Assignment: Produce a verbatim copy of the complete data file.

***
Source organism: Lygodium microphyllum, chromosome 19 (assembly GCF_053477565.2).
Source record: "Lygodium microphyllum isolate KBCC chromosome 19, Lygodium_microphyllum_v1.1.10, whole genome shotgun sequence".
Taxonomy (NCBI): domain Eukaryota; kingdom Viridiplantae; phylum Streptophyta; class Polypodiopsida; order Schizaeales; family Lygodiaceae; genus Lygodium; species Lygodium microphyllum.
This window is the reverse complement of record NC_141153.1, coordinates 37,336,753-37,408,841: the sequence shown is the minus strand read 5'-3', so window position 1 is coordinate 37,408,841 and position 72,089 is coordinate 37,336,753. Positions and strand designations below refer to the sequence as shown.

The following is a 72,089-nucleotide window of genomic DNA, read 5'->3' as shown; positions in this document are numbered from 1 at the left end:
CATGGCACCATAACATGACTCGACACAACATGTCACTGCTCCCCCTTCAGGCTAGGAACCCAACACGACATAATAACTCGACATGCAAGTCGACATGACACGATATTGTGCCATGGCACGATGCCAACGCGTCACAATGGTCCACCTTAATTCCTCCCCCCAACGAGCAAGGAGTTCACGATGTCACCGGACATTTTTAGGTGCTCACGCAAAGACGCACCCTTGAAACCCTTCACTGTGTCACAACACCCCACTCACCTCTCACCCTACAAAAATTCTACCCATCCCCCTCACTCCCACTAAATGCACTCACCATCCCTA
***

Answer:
Source organism: Lygodium microphyllum, chromosome 19 (assembly GCF_053477565.2).
Source record: "Lygodium microphyllum isolate KBCC chromosome 19, Lygodium_microphyllum_v1.1.10, whole genome shotgun sequence".
Taxonomy (NCBI): domain Eukaryota; kingdom Viridiplantae; phylum Streptophyta; class Polypodiopsida; order Schizaeales; family Lygodiaceae; genus Lygodium; species Lygodium microphyllum.
This window is the reverse complement of record NC_141153.1, coordinates 37,336,753-37,408,841: the sequence shown is the minus strand read 5'-3', so window position 1 is coordinate 37,408,841 and position 72,089 is coordinate 37,336,753. Positions and strand designations below refer to the sequence as shown.

The following is a 72,089-nucleotide window of genomic DNA, read 5'->3' as shown; positions in this document are numbered from 1 at the left end:
CATGGCACCATAACATGACTCGACACAACATGTCACTGCTCCCCCTTCAGGCTAGGAACCCAACACGACATAATAACTCGACATGCAAGTCGACATGACACGATATTGTGCCATGGCACGATGCCAACGCGTCACAATGGTCCACCTTAATTCCTCCCCCCAACGAGCAAGGAGTTCACGATGTCACCGGACATTTTTAGGTGCTCACGCAAAGACGCACCCTTGAAACCCTTCACTGTGTCACAACACCCCACTCACCTCTCACCCTACAAAAATTCTACCCATCCCCCTCACTCCCACTAAATGCACTCACCATCCCTA